How well do you understand your electricity bill? Your bill doesn't just come down to how much electricity you use. Charges are typically split up into different categories, with some being more expensive than others, and it's possible to reduce your consumption in those categories.

Since your bill includes an energy charge and a demand charge, reducing your usage during peak hours is an effective way to lower your electric bill. However, instead of saying that you simply won't use electricity during peak hours—which isn't practical—here are four easy ways you can reduce your usage to start saving today!

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1. Know the Peak Solar Hours

Peak demand hours aren't the same for everybody. They vary across states, cities, utility companies, and even the plan you choose, so it's important to do your research. Peak hours are when electricity demand is at its highest. That also means that you'll pay more to use electricity during those hours.

For the most part, peak hours are when you think they would be. What time are most people home from work and running their appliances? Generally speaking, electricity is less expensive very early in the morning or late at night, while most people are asleep. Once you have a better understanding of peak hours in your area and for your provider, you can start to avoid using costly appliances during those times.

2. Know Your Appliances

What appliances in your home use the most electricity? Do any have functions that allow you to schedule their use at a certain time? Important questions to ask in your quest to reduce your electricity bill.

Use these appliances better

The fact of the matter is a typical household has many appliances that pull from the grid, even when not in use! While energy vampires won't drastically increase your electricity bill, the money you save by simply unplugging devices when not in use adds up over time.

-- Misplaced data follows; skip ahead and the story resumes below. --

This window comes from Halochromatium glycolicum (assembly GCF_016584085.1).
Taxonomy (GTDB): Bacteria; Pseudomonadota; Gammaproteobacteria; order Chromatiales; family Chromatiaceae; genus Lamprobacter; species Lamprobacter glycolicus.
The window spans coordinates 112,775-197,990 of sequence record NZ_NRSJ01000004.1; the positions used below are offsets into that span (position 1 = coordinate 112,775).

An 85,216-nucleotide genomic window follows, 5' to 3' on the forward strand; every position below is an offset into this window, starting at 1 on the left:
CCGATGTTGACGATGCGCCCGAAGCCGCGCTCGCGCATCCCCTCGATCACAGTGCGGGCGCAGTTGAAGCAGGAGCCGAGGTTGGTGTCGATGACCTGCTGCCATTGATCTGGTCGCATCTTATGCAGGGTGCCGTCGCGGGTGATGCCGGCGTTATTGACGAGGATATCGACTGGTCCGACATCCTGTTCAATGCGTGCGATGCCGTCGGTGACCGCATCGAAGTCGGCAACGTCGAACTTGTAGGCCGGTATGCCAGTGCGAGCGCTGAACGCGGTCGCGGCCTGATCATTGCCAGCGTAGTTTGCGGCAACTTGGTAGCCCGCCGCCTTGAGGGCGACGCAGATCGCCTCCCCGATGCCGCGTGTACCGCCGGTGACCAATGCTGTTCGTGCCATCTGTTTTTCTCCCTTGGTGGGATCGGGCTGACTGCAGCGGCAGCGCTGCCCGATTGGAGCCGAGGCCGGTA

Here are the most energy-consuming gadgets you have in your home, according to

  • Air conditioning/heating
  • Water heating
  • Appliances
  • Lights
  • TV and related equipment

What appliances use the most electricity when turned off?

  • TVs and related equipment
  • Computers and related equipment
  • Video game consoles
  • Appliances with clocks, like coffeemakers and microwaves

Once you understand your appliances and their many features, you can start to take advantage of the ways they help you save. For instance, many dishwashers have a "delay" feature that allows you to run a cycle overnight, which means you don't have to do so right after dinner when peak hours could be happening.

Lowering your water heater a few degrees, taking it easy on the air conditioner or heater during the afternoon and early evening hours, and turning off lights as you leave rooms can all help lower your electricity bill.

3. Switch to Solar Panels

Sure, you've heard that solar panels are good for the environment. But did you know that a renewable energy system can also increase the value of your home and reduce electricity costs, and it may come with impressive incentives and rebates?

Making the switch to solar panels is now a cost-effective move for the majority of homeowners. With a short payback period and minimal maintenance, it's a smart choice for those looking not only to reduce their peak demand electricity charges but sometimes eliminate them altogether! Homeowners can use the electricity produced from their panels during peak hours and can switch to the grid for appliances running at night.

If you've been contemplating solar panels for your home, now is the time to have them installed, because an aggressive Federal Solar Investment Tax Credit will soon be coming to a close.

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4. Consider Solar Energy Storage Options

For all those who use a massive amount of electricity during evening peak hours, a solar panel setup may still be the way to go. That's because of the many solar energy storage options that are available.

Thanks to impressive batteries, homeowners won't be forced to switch to the grid at night. If you don't have a way around using electricity during peak hours in the evening—and some of us don't—then batteries are definitely an option worth exploring. Capable of storing the power your panels produce during the day for use at night, it is possible for a homeowner to go completely off the grid.

Goodbye Costly Bills, Hello Solar Savings!

Let's sum all this up. Research peak hours in your area, unplug energy vampires (especially during peak hours), make use of delay settings, consider solar panels, and check out solar batteries if you're looking to avoid peak demand charges on your electric bill.

Small changes, like charging your phone overnight instead of during the early evening and tackling chores that require appliances early in the morning, can significantly add up in terms of savings. Don't be forced to pay for costly electricity during peak hours—start saving today!

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